Computer: Career and Education Opportunities in Fort Wayne, Indiana
Computer: Computer Engineers of all sorts work to design, develop and maintain the machines that have become the core of our business, commercial and social lives. Programmers, information specialists and designers all work to keep the central nervous system of our machines working smoothly.
Fort Wayne is located in Allen County, Indiana. It has a population of over 215,661. The cost of living index in Fort Wayne, 77, is well below the national average. New single-family homes in Fort Wayne are valued at $141,700 on average, which is below the state average. In 2008, one hundred thirty-eight new homes were constructed in Fort Wayne, down from one hundred seventy-three the previous year.
The top three industries for women in Fort Wayne are health care, educational services, and finance and insurance. For men, it is construction, transportation equipment, and metal and metal products. The average travel time to work is about 20 minutes. More than 19.4% of Fort Wayne residents have a bachelor's degree, which is higher than the state average. The percentage of residents with a graduate degree, 6.5%, is lower than the state average.
The unemployment rate in Fort Wayne is 10.5%, which is greater than Indiana's average of 9.4%.
The percentage of Fort Wayne residents that are affiliated with a religious congregation, 50.2%, is less than the national average but more than the state average. Memorial Church, Bethany Church and Souls Harbor Church are some of the churches located in Fort Wayne. The most prominent religious groups are the Catholic Church, the Lutheran Church and the United Methodist Church.
Fort Wayne is home to the Orchard Ridge Country Club and the Georgetown Square as well as Swinney Park and Rockhill Park. Shopping centers in the area include The Uncommons Shopping Center, Decatur Road Shopping Center and Ayr-Way West Shopping Center. Visitors to Fort Wayne can choose from Days Inn Airport Plaza, Purofirst of Allen County and Hometown Inn for temporary stays in the area.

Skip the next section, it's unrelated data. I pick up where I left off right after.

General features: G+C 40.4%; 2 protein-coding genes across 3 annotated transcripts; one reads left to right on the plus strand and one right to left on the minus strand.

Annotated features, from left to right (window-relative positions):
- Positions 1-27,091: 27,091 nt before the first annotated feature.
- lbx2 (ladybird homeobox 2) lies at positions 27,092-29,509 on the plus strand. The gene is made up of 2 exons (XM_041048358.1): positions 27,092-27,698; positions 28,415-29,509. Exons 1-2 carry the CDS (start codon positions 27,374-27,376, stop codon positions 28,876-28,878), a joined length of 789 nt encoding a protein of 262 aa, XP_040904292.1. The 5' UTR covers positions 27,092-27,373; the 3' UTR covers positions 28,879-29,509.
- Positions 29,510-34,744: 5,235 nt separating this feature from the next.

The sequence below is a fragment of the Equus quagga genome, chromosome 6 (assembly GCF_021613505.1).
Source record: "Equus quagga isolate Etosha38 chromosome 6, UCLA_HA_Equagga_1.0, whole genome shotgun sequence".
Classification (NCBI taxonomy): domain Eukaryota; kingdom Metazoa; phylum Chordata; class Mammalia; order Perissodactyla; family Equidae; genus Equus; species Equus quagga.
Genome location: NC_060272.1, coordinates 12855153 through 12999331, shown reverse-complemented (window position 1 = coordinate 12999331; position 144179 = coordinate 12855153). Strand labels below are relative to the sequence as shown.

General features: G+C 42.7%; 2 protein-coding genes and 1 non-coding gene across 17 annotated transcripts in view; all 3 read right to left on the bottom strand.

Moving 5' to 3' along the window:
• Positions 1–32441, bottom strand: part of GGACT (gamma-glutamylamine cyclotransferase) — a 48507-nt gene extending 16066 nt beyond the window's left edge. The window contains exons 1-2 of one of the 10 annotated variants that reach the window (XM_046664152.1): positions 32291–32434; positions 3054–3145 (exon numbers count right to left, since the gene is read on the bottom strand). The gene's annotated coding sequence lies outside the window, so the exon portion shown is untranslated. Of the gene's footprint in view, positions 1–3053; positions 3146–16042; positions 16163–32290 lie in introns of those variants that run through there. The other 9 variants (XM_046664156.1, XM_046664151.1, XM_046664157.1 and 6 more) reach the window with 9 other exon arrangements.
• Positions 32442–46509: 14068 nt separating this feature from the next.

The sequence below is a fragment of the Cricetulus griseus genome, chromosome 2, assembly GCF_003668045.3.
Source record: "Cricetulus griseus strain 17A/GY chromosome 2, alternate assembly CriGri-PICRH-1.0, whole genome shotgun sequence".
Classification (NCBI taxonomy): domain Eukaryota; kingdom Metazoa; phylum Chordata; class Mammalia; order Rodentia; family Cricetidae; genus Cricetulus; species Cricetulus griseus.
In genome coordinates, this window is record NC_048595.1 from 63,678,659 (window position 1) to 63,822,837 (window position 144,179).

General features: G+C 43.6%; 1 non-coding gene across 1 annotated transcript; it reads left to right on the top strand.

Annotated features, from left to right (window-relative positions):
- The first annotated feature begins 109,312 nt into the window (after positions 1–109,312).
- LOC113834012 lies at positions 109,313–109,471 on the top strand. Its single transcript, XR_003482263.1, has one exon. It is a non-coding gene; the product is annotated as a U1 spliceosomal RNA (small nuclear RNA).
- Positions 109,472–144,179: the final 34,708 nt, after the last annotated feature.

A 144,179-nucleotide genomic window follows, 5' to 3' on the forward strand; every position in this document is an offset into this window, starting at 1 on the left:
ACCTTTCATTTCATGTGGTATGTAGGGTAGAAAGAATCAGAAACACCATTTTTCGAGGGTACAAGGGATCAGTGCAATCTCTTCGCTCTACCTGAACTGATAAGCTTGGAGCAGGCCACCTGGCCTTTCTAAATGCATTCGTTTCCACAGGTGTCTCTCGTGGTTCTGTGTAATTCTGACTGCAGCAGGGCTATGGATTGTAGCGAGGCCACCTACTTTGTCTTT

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CAREERS WITHIN: Computer
Applications Programmers develop, create, and modify general computer applications software or specialized utility programs. Applications Programmers need to diagnose equipment problems and failures. They also need to design and develop software.
Computer Programmers convert project specifications and statements of problems and procedures to detailed logical flow charts for coding into computer language. Computer Programmers need to think through complex problems and develop a critical analysis of the situation and possible solutions. They also need to actively seek out need information and learn from it.
Computer Scientists conduct research into fundamental computer and information science as theorists, designers, or inventors. Computer Scientists need to actively seek out need information and learn from it. They also need to read and understand what has been read.
Computer Security Specialists plan, coordinate, and implement security measures for information systems to regulate access to computer data files and prevent unauthorized modification, destruction, or disclosure of information. Computer Security Specialists need to actively seek out need information and learn from it. They also need to evaluate and judge the efficacy of solutions.
Computer Support Specialists provide technical assistance to computer system users. Computer Support Specialists need to speak clearly and communicate with others. They also need to listen well to others and take in their information and issues.
Computer Systems Analysts analyze science, engineering, and all other data processing problems for application to electronic data processing systems. Computer Systems Analysts need to manage their own time and the time of others. They also need to test products and systems both during and after development to evaluate and catch faults as they occur.
Computer Systems Engineers research, design, and test operating systems-level software, compilers, and network distribution software for medical, industrial, and general computing applications. Computer Systems Engineers need to identify when problems are more complex then expected and deal with them appropriately. They also need to actively seek out need information and learn from it.
Network Operations Analysts determine user requirements and design specifications for computer networks.
Network Systems and Data Communications Analysts analyze, design, and evaluate network systems, such as local area networks (LAN), wide area networks (WAN), Internet, intranet, and other data communications systems. Network Systems and Data Communications Analysts need to diagnose equipment problems and failures. They also need to identify when problems are more complex then expected and deal with them appropriately.
Network and Computer Systems Administrators install, configure, and support an organization's local area network (LAN), wide area network (WAN), and Internet system or a segment of a network system. Network and Computer Systems Administrators need to read and understand what has been read. They also need to evaluate the effectiveness of systems in order to improve their performance.
Software Engineers design and develop solutions to complex applications problems, system administration issues, or network concerns. Software Engineers need to read and understand what has been read. They also need to evaluate the effectiveness of systems in order to improve their performance.